lighting, textrue mapping, drawing method, easy stuff

OK, I made a scene wherre everything was covered with texture maps. Then I added lighting, and then I realized that I needed to have more vertexes so that the lighting would look more correct. For example, the ceiling of my scene was made with one single quad, and I pasted one texture map onto it, however it did not reflect light correctly because the four vertices were too far from the light source. So apparently I need to subdivide the ceiling into more quads, correct? Is that the only thing to do here? and I assume I just need to be careful to paste the four corners of the texture map onto the certain four outer most corners of the ceiling all the while defineing the extra vertices for lighting inbetween?

Another question: Say I were to draw a cube where each side is the same. I could either a) draw each side originally at the exact same location using the same coordinates and then transfer it to the correct place with a transfer and rotate, or I could b) draw each section originally with the coordinates that actually belong to it.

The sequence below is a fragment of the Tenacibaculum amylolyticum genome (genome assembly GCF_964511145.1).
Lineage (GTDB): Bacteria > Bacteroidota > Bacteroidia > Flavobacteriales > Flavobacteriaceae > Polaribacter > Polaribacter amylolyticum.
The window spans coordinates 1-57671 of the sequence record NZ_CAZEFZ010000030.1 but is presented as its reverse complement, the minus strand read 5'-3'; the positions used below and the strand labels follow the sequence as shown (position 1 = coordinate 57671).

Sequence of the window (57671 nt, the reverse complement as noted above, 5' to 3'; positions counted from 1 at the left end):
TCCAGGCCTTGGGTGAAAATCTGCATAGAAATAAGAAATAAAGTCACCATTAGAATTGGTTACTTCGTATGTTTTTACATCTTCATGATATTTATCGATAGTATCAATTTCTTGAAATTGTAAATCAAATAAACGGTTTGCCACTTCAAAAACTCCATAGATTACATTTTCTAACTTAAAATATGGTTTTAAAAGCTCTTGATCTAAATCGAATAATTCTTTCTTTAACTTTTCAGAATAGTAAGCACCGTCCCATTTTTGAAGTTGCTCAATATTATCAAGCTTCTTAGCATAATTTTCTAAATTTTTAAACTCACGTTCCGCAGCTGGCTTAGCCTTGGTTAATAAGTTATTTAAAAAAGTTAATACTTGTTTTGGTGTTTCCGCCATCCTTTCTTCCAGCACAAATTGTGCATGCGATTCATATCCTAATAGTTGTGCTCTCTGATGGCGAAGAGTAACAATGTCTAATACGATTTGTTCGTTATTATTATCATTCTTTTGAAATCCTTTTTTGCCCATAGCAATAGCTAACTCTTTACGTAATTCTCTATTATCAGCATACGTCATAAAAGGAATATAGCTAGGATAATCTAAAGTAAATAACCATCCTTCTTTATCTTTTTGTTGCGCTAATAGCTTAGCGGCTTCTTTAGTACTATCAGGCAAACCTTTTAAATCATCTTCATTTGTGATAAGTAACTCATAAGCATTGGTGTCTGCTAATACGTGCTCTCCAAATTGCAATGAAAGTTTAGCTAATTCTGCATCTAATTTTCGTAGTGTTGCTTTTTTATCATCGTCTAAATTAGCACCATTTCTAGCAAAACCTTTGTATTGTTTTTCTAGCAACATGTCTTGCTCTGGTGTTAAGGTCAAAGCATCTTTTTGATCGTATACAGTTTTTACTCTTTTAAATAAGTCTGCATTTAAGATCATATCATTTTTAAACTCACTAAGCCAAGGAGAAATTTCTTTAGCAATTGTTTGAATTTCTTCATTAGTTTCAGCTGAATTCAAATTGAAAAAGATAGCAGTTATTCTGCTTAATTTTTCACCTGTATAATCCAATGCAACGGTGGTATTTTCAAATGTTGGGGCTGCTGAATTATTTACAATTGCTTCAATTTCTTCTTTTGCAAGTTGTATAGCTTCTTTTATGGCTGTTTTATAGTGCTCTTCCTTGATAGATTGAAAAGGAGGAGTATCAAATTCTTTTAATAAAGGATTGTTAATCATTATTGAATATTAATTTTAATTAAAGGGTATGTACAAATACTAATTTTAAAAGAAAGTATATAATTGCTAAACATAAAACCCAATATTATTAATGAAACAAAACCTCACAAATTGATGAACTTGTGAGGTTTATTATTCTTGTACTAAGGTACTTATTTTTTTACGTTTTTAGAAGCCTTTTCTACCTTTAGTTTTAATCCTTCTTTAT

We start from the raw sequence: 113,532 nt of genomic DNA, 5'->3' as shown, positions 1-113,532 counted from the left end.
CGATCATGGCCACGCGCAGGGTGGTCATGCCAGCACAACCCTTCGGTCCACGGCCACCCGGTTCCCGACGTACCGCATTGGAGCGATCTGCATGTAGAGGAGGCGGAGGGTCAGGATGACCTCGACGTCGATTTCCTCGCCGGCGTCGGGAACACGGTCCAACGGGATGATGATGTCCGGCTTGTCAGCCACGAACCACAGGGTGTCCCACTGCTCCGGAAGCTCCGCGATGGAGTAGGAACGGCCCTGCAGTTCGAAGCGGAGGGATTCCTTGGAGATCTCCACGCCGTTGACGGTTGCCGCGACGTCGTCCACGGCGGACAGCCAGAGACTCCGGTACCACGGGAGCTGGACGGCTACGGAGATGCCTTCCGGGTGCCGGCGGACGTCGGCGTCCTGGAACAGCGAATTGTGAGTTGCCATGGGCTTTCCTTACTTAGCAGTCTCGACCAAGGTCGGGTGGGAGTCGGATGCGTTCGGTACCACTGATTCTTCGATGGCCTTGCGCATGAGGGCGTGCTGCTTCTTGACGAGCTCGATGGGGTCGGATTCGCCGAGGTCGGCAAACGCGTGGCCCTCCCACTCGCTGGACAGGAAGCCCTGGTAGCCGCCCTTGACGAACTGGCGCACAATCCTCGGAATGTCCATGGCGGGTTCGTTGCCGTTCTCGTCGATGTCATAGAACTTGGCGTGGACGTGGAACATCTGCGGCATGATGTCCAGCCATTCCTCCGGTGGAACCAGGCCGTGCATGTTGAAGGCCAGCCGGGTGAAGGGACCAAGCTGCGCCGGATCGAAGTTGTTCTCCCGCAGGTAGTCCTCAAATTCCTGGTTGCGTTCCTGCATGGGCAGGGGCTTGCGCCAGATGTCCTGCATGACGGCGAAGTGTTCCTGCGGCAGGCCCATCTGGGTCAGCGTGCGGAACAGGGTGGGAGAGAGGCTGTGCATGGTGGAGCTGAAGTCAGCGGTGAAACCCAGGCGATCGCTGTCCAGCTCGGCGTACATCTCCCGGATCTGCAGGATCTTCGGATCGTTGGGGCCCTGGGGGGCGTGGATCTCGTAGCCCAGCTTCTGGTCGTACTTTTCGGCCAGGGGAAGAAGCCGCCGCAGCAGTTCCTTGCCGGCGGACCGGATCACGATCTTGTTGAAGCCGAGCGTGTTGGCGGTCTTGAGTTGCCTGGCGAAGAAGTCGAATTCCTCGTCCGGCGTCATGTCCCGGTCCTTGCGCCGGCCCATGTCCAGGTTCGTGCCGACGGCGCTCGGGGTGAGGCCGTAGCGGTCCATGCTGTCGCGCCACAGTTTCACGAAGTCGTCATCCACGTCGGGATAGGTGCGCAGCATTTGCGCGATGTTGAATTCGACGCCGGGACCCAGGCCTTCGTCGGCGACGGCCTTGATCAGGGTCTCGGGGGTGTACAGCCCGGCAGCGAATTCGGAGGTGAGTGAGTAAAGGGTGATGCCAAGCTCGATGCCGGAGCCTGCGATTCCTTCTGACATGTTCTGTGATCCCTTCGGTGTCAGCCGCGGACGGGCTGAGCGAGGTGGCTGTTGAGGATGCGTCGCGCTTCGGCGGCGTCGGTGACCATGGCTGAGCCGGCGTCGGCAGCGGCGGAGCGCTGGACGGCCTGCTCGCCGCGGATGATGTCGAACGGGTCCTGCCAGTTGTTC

To me, a) looks better in code, since you could just use a single function call to draw each cube side at the starting location. However I am guessing that b) would be faster since opengl isn’t performing the extra matrix multiplications. Now I have never used display lists yet, but from what I understand, If I used a display list with a), then method a) should run just as quickly as method b), right?

Q1: You could use a lightmap if your lighting is static. Then you only need your single quad = reduced geometry. Do a search of the discussion boards for links.

Q2: Display lists are probably just as fast for the two methods. Personally I would always define all the vertices for simple objects like cubes. If the object was static I might put it in a display list but there are other options (esp. for dynamic geometry) like vertex arrays, CVAs, VAR. I would think that unless you’re drawing heaps of cubes, this won’t be the framerate bottleneck anyway.

Display lists are very simple and worth learning anyway. It will pay off to experiment with them. If you’re unsure, benchmark both methods.

[This message has been edited by ffish (edited 05-09-2001).]